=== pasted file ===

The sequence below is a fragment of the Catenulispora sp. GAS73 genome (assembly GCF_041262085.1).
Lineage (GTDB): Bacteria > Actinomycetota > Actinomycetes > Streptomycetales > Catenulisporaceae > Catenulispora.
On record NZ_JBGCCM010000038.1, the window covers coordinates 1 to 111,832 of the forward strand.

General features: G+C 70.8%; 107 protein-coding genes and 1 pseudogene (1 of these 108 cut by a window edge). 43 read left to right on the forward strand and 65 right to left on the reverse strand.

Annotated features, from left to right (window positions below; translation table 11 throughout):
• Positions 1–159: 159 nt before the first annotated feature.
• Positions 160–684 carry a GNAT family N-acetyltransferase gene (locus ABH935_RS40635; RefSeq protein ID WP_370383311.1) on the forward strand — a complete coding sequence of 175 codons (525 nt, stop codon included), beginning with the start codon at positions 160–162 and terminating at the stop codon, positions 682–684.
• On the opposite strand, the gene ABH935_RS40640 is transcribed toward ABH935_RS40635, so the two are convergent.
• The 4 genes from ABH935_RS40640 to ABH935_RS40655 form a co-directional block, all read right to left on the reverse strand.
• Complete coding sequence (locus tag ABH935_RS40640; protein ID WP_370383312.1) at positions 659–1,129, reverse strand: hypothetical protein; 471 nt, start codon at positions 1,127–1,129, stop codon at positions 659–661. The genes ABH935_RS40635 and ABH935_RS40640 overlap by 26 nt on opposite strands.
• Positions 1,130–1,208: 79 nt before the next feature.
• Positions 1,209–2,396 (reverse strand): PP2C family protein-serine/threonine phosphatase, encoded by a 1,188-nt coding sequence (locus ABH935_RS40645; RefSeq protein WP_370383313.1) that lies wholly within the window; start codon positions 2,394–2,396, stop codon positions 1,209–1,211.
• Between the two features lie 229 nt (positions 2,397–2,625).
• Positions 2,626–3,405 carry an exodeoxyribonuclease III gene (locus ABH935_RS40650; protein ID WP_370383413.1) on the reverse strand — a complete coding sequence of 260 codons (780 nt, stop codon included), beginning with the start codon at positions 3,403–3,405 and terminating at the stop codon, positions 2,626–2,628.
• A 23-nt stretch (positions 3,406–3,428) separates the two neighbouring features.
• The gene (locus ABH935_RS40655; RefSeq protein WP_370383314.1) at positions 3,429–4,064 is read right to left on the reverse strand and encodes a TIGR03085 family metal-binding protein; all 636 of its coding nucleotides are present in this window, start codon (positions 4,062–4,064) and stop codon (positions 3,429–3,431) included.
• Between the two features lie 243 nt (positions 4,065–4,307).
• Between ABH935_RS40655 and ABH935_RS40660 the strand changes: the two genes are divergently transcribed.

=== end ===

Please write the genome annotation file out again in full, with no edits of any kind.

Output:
The sequence below is a fragment of the Catenulispora sp. GAS73 genome (assembly GCF_041262085.1).
Lineage (GTDB): Bacteria > Actinomycetota > Actinomycetes > Streptomycetales > Catenulisporaceae > Catenulispora.
On record NZ_JBGCCM010000038.1, the window covers coordinates 1 to 111,832 of the forward strand.

General features: G+C 70.8%; 107 protein-coding genes and 1 pseudogene (1 of these 108 cut by a window edge). 43 read left to right on the forward strand and 65 right to left on the reverse strand.

Annotated features, from left to right (window positions below; translation table 11 throughout):
• Positions 1–159: 159 nt before the first annotated feature.
• Positions 160–684 carry a GNAT family N-acetyltransferase gene (locus ABH935_RS40635; RefSeq protein ID WP_370383311.1) on the forward strand — a complete coding sequence of 175 codons (525 nt, stop codon included), beginning with the start codon at positions 160–162 and terminating at the stop codon, positions 682–684.
• On the opposite strand, the gene ABH935_RS40640 is transcribed toward ABH935_RS40635, so the two are convergent.
• The 4 genes from ABH935_RS40640 to ABH935_RS40655 form a co-directional block, all read right to left on the reverse strand.
• Complete coding sequence (locus tag ABH935_RS40640; protein ID WP_370383312.1) at positions 659–1,129, reverse strand: hypothetical protein; 471 nt, start codon at positions 1,127–1,129, stop codon at positions 659–661. The genes ABH935_RS40635 and ABH935_RS40640 overlap by 26 nt on opposite strands.
• Positions 1,130–1,208: 79 nt before the next feature.
• Positions 1,209–2,396 (reverse strand): PP2C family protein-serine/threonine phosphatase, encoded by a 1,188-nt coding sequence (locus ABH935_RS40645; RefSeq protein WP_370383313.1) that lies wholly within the window; start codon positions 2,394–2,396, stop codon positions 1,209–1,211.
• Between the two features lie 229 nt (positions 2,397–2,625).
• Positions 2,626–3,405 carry an exodeoxyribonuclease III gene (locus ABH935_RS40650; protein ID WP_370383413.1) on the reverse strand — a complete coding sequence of 260 codons (780 nt, stop codon included), beginning with the start codon at positions 3,403–3,405 and terminating at the stop codon, positions 2,626–2,628.
• A 23-nt stretch (positions 3,406–3,428) separates the two neighbouring features.
• The gene (locus ABH935_RS40655; RefSeq protein WP_370383314.1) at positions 3,429–4,064 is read right to left on the reverse strand and encodes a TIGR03085 family metal-binding protein; all 636 of its coding nucleotides are present in this window, start codon (positions 4,062–4,064) and stop codon (positions 3,429–3,431) included.
• Between the two features lie 243 nt (positions 4,065–4,307).
• Between ABH935_RS40655 and ABH935_RS40660 the strand changes: the two genes are divergently transcribed.